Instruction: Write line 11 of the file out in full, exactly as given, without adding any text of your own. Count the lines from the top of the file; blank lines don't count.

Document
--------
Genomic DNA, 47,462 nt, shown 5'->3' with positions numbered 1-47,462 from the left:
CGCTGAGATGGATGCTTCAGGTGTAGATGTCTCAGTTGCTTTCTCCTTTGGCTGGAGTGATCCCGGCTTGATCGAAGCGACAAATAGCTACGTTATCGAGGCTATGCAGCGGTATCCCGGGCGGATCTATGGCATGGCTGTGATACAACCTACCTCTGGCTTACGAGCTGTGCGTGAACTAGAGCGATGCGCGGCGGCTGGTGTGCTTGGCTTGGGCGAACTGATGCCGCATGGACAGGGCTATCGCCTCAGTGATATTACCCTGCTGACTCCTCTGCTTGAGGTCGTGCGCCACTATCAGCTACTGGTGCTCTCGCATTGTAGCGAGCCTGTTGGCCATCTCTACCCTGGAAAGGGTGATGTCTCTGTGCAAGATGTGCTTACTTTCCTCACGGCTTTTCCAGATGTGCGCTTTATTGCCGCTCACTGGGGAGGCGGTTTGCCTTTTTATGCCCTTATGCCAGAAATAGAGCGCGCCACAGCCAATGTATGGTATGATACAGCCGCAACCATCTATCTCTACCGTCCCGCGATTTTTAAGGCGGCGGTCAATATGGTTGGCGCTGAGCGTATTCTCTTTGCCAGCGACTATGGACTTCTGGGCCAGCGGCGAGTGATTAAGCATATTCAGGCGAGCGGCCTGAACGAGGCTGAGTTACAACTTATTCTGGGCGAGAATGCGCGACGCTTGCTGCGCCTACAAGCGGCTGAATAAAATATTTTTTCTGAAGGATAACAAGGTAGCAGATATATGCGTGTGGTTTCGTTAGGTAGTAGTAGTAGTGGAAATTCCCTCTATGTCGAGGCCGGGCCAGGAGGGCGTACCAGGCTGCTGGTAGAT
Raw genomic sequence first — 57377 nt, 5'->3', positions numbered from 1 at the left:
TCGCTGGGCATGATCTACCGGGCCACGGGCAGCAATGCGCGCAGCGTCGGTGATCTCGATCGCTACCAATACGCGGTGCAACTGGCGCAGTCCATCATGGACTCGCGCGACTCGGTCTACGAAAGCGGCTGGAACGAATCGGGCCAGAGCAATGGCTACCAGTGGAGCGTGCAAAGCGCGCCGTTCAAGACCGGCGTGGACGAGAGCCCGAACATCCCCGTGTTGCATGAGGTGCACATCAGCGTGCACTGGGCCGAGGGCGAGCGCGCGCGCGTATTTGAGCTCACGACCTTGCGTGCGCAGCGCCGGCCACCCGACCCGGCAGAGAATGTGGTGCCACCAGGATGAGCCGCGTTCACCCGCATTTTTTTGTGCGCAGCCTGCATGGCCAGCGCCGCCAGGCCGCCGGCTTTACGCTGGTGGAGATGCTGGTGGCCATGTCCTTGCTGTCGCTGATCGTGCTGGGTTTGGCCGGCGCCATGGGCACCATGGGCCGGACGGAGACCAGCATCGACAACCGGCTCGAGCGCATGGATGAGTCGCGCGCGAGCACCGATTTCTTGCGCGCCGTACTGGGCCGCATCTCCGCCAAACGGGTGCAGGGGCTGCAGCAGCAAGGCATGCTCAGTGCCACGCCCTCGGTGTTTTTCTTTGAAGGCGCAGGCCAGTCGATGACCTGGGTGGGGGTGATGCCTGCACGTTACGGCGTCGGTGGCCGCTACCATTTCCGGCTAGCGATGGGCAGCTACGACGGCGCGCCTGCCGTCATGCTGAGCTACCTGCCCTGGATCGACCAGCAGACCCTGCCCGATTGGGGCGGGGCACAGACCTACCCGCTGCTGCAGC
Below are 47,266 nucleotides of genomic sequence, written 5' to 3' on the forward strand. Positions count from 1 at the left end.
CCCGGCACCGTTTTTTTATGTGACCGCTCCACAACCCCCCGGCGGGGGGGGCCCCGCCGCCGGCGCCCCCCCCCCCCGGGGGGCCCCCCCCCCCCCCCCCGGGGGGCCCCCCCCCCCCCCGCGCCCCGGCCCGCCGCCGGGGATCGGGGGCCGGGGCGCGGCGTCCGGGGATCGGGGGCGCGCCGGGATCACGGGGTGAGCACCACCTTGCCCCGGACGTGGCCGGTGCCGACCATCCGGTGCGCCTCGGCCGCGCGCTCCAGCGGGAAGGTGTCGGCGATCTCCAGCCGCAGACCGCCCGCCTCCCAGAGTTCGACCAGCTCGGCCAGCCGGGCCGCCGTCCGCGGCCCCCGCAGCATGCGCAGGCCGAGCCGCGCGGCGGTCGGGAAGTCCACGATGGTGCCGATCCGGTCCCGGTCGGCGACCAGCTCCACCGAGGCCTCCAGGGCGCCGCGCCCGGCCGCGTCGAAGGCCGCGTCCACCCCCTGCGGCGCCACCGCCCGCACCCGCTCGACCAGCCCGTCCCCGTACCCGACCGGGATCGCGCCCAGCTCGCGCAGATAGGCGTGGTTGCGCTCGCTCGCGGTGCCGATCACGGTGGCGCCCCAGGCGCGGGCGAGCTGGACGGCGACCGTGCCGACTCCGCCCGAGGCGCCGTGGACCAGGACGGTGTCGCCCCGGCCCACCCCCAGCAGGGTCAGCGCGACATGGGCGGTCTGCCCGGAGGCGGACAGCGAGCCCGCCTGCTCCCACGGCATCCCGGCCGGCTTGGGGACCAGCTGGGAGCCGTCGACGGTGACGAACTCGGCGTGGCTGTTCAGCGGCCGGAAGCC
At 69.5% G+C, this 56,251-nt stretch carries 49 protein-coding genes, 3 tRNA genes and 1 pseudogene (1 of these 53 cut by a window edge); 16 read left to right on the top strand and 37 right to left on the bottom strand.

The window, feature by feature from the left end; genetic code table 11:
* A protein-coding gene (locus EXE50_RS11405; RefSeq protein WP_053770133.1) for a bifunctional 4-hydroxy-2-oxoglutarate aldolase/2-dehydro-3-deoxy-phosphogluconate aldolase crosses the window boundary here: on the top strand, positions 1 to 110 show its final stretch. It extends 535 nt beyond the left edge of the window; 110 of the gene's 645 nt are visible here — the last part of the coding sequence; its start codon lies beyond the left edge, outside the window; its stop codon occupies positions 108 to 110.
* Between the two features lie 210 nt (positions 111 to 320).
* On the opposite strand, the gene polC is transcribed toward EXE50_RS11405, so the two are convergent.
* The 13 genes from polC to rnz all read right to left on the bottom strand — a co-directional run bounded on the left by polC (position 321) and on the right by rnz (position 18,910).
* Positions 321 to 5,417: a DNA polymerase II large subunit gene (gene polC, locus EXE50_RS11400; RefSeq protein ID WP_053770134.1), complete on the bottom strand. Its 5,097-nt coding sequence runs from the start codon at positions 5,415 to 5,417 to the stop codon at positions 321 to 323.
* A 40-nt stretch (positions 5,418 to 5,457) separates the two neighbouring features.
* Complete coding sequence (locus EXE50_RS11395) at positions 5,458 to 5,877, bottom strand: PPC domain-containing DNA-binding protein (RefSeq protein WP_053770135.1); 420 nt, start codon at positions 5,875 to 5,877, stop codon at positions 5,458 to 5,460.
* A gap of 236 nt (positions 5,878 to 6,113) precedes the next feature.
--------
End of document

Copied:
* On the opposite strand, the gene polC is transcribed toward EXE50_RS11405, so the two are convergent.